[TransWarp] Testing Help Needed: URL contexts

Phillip J. Eby pje at telecommunity.com
Tue May 20 11:18:00 EDT 2003

At 06:40 AM 5/20/03 +0300, alexander smishlajev wrote:
>Phillip J. Eby wrote:
>>>>I just checked in a replacement for the old URL parsing mechanisms in 
>>>>PEAK, and I could really use some help with validating that the 
>>>>existing supported schemes are parsed correctly by the current CVS 
>>>>version of PEAK.
>>>FileURL does incorrectrly handle relative paths.
>>Technically, a relative path is not a valid 'file:' URL
>isn't it?  as far as i understand rfc 1808, 'file:egg;trim?warning#body' 
>is perfectly valid relative url.

Interesting.  My sources were RFC 1738 and RFC 2396.  I'll check out 
1808.  To be honest, I don't remember whether what I read said you musn't 
use them, but I do remember them saying it didn't make sense to put a 
scheme on a relative URI.

>>The correct mechanism for relative paths to use is a relative URI, not a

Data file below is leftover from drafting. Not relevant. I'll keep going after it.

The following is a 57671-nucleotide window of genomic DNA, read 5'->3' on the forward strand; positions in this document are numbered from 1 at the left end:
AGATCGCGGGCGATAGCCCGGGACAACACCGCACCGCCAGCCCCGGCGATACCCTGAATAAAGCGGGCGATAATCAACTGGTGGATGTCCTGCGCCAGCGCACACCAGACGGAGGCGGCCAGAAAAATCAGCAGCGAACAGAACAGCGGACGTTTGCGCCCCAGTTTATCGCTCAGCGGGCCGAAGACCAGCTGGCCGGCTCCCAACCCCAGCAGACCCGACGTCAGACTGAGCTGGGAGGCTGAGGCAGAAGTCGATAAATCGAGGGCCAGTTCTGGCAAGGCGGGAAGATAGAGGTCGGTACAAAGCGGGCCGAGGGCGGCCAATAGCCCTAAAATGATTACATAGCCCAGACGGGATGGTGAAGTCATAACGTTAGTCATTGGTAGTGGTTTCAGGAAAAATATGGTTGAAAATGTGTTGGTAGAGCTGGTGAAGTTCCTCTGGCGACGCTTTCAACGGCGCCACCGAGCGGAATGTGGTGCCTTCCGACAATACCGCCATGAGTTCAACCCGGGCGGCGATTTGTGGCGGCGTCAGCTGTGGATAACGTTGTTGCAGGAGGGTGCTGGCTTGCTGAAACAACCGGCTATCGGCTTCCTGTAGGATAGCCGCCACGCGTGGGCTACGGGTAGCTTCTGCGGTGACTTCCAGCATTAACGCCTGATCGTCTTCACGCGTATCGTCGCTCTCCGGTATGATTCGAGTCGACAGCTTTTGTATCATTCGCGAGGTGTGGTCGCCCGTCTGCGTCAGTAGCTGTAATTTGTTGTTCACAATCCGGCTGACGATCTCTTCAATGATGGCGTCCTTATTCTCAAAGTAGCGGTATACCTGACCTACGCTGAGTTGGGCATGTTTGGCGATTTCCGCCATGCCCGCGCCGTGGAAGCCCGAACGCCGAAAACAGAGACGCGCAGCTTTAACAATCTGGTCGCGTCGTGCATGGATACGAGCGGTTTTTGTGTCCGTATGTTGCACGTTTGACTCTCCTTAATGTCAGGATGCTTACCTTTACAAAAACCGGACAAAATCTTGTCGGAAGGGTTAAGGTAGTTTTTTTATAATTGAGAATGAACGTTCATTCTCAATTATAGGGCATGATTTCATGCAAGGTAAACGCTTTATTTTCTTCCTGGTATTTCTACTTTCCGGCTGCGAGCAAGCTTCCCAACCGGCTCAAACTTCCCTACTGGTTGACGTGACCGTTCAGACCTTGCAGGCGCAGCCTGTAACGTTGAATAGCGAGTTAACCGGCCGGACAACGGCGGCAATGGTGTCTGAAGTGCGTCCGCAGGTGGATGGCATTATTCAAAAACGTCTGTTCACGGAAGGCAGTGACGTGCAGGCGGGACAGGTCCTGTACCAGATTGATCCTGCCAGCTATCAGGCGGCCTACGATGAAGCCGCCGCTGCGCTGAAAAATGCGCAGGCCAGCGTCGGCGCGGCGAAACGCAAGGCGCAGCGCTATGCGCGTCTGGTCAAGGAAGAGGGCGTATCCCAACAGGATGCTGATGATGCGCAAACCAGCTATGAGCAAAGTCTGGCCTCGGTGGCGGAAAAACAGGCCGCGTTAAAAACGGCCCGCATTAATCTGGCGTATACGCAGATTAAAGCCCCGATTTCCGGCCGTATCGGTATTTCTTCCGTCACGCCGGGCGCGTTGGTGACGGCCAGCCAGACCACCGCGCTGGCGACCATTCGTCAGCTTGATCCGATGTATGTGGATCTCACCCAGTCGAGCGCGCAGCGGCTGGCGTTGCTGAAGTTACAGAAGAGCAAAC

>>schemed URI.  In other words href="./egg?warning" is a valid relative URI 
>>href, but href="file:./egg?warning" is invalid.
>then, how will it be possible to specify a 'logfile:' (or 'lockfile:', or 
>any other file-related) scheme?

With an absolute path.  I really don't want to support relative paths in 
those kinds of URLs.

The problem is that 'file:' syntax is ambiguous, as I found when I tried to 
write a correct parser.  Either you must force all file URLs to begin with 
'//', optional hostinfo, '/', (which means only absolute paths), or you 
must resort to heuristic trickery to "guess" what the URL means in ways 
that have nothing to do with the specifications.  :(

If there is sufficiently strong demand for relative filenames -- and I'm 
not yet sure there is -- the solution would be to make 'logfile', 
'lockfile', etc. work the way 'zconfig.schema' does.  That is, the body is 
treated as a relative filename and converted to an absolute one, unless it 
has a scheme prefix, in which case it's handled as a URL of that 
scheme.  Then, the resulting body URL is opened and adapted to the type 
denoted by the outer scheme.  IOW, the body is looked up, and then the URL 
wraps a log or lockfile instance around the resulting item.

I guess I should add this to the a3 todo list; I really don't want to mess 
with it for a2.  I'd like to get a2 out the door quickly to fix all the a1 
problems, including the broken source distribution.

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